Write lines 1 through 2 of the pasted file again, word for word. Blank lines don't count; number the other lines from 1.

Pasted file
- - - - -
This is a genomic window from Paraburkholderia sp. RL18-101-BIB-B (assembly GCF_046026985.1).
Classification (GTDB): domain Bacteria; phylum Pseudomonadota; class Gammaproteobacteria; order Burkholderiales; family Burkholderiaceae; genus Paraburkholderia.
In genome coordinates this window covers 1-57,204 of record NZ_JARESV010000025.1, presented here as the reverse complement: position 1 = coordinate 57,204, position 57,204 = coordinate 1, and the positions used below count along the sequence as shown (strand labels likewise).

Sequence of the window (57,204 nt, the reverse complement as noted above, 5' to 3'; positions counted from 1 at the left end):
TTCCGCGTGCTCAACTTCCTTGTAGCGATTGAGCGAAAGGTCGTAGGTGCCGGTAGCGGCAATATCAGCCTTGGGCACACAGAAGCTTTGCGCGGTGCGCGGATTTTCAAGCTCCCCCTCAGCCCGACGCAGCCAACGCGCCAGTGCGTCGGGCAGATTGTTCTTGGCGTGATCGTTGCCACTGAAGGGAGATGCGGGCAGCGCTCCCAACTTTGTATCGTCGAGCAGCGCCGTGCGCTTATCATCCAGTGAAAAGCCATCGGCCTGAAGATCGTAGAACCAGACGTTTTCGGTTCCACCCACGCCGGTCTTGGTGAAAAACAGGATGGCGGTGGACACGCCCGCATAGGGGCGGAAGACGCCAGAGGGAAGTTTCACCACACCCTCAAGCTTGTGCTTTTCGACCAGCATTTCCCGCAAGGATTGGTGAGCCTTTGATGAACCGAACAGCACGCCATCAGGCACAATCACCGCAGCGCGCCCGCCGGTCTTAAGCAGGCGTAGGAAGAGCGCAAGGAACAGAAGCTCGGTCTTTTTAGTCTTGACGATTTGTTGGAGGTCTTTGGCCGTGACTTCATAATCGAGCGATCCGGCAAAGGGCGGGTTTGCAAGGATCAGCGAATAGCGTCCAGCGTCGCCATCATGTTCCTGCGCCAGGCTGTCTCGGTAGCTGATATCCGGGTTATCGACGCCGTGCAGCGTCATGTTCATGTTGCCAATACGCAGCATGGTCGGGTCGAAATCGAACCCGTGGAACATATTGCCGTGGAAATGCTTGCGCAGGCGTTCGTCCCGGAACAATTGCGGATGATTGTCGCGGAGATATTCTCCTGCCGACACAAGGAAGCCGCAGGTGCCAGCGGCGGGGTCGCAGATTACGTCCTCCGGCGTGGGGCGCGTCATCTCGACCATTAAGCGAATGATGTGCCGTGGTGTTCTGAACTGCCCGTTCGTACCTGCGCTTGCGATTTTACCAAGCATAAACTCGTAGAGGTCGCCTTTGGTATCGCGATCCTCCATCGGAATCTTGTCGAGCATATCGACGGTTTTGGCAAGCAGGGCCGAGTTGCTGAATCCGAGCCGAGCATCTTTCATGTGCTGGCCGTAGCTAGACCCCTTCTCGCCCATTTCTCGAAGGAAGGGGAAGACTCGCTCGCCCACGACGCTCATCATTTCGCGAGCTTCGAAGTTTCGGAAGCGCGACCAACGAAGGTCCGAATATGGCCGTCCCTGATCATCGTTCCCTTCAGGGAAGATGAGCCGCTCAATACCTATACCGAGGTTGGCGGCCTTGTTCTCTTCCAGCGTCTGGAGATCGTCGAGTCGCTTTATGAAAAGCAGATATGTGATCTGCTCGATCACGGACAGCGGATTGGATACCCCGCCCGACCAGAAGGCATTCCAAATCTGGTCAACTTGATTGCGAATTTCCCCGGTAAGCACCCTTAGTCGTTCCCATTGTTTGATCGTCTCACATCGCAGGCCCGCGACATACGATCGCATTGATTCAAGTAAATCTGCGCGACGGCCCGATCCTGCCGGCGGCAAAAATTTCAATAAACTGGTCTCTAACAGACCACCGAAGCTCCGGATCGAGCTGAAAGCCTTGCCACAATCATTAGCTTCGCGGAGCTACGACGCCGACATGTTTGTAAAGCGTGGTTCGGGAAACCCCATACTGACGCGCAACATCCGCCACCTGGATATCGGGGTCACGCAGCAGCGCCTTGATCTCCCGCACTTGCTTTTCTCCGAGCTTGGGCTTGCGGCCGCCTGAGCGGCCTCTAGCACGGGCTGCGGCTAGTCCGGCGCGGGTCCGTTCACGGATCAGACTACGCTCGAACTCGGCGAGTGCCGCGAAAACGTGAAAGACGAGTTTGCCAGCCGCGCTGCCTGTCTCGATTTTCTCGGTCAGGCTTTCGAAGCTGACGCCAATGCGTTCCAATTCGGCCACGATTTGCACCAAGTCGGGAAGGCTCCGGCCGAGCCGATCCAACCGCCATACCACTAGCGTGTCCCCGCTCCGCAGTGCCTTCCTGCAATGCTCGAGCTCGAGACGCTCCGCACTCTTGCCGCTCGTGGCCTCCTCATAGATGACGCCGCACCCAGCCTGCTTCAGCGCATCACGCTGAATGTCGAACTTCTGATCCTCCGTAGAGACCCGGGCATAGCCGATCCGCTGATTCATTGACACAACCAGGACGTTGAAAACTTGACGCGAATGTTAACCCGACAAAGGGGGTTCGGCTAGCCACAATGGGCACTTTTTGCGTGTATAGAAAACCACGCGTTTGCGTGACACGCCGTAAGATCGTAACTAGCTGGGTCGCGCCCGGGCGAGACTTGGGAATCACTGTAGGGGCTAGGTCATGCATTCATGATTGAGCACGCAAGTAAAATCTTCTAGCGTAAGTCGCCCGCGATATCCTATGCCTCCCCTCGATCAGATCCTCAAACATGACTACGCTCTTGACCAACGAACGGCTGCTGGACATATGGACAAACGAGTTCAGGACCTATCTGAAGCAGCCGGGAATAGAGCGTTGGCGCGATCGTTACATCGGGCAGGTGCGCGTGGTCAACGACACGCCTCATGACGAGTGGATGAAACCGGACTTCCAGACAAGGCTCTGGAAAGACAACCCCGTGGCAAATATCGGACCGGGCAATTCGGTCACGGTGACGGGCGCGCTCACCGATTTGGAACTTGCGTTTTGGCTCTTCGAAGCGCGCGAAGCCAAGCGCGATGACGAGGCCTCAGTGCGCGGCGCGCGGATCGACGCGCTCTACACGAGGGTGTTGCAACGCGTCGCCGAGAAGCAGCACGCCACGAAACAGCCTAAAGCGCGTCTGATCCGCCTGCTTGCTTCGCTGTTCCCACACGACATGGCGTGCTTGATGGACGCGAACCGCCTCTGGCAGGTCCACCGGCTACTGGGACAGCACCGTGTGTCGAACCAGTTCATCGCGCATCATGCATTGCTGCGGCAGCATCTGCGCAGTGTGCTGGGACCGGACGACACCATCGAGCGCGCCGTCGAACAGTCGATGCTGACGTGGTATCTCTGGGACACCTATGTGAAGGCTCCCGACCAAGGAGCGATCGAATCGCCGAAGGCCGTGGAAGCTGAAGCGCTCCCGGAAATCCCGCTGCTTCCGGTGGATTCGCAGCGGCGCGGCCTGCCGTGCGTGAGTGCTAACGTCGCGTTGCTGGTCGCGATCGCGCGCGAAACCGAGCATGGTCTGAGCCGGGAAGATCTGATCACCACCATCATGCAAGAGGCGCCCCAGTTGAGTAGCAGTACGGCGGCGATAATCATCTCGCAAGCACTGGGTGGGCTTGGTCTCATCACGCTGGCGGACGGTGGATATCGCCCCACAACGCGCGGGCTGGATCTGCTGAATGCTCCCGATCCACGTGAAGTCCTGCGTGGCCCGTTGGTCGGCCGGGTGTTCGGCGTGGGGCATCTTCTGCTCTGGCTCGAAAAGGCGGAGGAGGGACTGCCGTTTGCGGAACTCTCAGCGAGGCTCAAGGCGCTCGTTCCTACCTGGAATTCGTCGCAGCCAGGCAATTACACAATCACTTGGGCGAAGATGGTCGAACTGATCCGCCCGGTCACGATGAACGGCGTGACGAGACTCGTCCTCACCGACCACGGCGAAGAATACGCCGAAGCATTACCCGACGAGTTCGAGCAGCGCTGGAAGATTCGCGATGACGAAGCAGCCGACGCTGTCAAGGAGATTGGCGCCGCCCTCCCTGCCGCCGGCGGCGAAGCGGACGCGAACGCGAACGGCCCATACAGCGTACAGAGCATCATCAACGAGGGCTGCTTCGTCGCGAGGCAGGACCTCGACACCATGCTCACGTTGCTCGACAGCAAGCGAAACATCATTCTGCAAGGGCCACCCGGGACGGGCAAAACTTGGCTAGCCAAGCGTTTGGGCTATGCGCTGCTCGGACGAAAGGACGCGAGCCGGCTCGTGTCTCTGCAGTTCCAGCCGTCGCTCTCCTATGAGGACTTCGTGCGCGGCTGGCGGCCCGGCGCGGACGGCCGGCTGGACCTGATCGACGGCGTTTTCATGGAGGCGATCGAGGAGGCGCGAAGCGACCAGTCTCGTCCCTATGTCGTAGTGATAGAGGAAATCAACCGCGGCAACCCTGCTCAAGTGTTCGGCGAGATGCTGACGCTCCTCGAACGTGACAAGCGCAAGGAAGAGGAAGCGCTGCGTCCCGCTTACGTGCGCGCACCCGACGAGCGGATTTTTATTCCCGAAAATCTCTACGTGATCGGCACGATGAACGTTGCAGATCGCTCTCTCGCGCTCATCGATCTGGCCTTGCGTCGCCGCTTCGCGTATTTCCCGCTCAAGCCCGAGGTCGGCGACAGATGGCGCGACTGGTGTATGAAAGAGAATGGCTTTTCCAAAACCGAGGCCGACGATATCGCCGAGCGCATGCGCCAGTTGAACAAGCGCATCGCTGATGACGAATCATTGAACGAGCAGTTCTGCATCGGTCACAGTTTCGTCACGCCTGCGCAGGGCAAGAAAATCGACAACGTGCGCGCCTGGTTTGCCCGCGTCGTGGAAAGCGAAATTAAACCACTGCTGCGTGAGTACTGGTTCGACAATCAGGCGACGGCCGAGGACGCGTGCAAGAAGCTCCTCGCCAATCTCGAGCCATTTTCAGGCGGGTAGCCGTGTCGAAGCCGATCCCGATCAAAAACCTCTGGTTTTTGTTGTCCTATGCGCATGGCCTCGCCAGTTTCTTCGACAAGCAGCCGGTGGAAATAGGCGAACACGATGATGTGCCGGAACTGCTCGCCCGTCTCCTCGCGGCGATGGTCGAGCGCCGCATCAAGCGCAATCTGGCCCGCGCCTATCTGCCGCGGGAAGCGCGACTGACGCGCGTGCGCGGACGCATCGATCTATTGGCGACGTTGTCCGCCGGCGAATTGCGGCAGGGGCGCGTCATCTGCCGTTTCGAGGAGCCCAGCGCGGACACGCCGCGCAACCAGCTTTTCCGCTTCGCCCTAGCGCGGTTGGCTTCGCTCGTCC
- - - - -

This is a genomic window from Paraburkholderia sp. RL18-101-BIB-B (assembly GCF_046026985.1).
Classification (GTDB): domain Bacteria; phylum Pseudomonadota; class Gammaproteobacteria; order Burkholderiales; family Burkholderiaceae; genus Paraburkholderia.